– a bonus 12” of the song “Sympathy For the Devil” in mono (the only song from the album to be truly mixed in mono), backed with an etching of the original ‘toilet’ cover;
– a replica of a rare Japanese bonus flexi disc containing a phone interview with Mick Jagger from 1968, originally included with initial Japanese pressings of “Beggars Banquet” and unknown even to many die-hard fans;
– a download code for the album plus interview.

“Sympathy for the Devil” (a.k.a. “One Plus One”): Oct. 5
Legendary director Jean-Luc Godard filmed the group over five days in the studio, during which they just happened to be recording “Sympathy for the Devil,” one of their most iconic and menacing songs. The film — which has been carefully restored in 4K and will be available as a BluRay, DVD and download in North America — intercuts that footage with seemingly unrelated crypto-revolutionary scenes from the era, but it provides a fascinating record of the song’s evolution and the group’s creative process, as it moves from a rough acoustic version to a slow rock take to the percussion-filled, samba-fied final arrangement.

“The Rock and Roll Circus”: TBD 2019
Planned as a BBC special, the December 1968 all-star performance was headlined by the Stones and featured John Lennon and Yoko Ono (with Eric Clapton), The Who, Marianne Faithfull, Jethro Tull and others. The Stones were unhappy with their six-song performance at the time and shelved the footage (although The Who’s performance was released a decade later in “The Kids Are Alright” documentary) until finally, in 1996, Abkco released the complete show — which, no matter what the Stones thought, features many tight performances and is a fascinating artifact of the era. This new reissue features:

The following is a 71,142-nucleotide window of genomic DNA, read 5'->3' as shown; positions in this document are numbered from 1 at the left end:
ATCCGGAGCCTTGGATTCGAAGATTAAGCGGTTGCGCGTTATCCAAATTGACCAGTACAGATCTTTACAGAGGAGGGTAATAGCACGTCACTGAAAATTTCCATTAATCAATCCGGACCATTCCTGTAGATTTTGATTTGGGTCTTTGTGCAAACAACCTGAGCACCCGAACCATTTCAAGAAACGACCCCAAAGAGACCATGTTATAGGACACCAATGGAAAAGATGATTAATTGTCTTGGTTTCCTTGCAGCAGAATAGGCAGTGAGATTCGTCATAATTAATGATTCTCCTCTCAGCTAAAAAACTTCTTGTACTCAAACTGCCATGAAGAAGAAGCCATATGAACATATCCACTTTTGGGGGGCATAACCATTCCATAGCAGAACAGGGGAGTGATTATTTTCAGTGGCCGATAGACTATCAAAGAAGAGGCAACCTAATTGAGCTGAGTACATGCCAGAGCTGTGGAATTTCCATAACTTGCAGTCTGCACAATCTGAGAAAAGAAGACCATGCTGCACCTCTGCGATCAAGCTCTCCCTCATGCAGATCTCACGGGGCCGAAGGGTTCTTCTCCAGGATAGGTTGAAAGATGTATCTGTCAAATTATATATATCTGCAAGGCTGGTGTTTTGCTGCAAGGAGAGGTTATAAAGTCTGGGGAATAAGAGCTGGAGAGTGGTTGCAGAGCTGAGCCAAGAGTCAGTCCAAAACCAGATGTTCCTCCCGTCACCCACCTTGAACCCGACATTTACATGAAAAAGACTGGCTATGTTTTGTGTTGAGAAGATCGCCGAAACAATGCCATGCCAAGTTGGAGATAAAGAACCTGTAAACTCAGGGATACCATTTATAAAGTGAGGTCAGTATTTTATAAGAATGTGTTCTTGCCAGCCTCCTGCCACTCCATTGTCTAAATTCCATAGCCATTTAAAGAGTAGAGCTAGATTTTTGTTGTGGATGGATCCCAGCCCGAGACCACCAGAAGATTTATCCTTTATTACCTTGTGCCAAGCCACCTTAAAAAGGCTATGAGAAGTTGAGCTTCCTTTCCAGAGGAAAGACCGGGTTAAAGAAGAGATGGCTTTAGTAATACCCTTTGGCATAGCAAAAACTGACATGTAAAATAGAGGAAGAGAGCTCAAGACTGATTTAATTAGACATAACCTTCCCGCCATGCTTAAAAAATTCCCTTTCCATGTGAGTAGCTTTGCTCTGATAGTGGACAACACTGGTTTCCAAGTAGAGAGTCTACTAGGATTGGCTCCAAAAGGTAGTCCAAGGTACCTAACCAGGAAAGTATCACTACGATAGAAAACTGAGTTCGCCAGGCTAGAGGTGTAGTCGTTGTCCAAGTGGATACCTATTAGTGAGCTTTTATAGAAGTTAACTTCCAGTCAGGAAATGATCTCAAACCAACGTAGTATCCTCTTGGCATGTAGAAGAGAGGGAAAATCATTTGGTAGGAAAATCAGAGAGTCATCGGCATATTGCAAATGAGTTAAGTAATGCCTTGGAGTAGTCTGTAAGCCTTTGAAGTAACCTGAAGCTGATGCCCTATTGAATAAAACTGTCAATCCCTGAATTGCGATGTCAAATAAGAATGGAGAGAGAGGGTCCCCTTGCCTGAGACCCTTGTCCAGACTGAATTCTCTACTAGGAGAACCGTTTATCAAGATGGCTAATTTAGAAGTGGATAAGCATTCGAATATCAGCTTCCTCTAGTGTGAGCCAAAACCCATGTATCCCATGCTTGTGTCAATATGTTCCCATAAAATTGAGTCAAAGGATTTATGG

– a DVD/ Blu-Ray of the performances in wide-screen Dolby Vision, with audio in Dolby Atmos;
– a full-color booklet;
– audio CDs or vinyl editions — including several previously unreleased tracks, most excitingly a brief but previously unreleased rehearsals of the Beatles’ “Revolution” and “Yer Blues” performed by John Lennon with Yoko Ono, Eric Clapton on guitar, Keith Richards on bass and Jimi Hendrix Experience drummer Mitch Mitchell. Sadly, there is no new material from the Stones: While they played other songs during the taping — “Route 66” and “Confessin’ the Blues,” as well as a couple of solo acoustic blues numbers from Jagger — no recordings have emerged and it seems likely they were not recorded.

Beggars Banquet (50th Anniversary Edition) CD/digital tracklist

  1. Sympathy for the Devil
  2. No Expectations
  3. Dear Doctor
  4. Parachute Woman
  5. Jigsaw Puzzle
  6. Street Fighting Man
  7. Prodigal Son
  8. Stray Cat Blues
  9. Factory Girl
  10. Salt of the Earth

Beggars Banquet (50th Anniversary Edition) vinyl tracklist

Disc 1

Side A

  1. Sympathy For the Devil
  2. No Expectations
  3. Dear Doctor
  4. Parachute Woman
  5. Jigsaw Puzzle

Side B

  1. Street Fighting Man
  2. Prodigal Son
  3. Stray Cat Blues
  4. Factory Girl
  5. Salt of the Earth

Disc 2

  1. Sympathy For the Devil (mono)

Flexi disc

1) ‘Hello, This Is Mick Jagger!’ LONDON to TOKYO April 17, 1968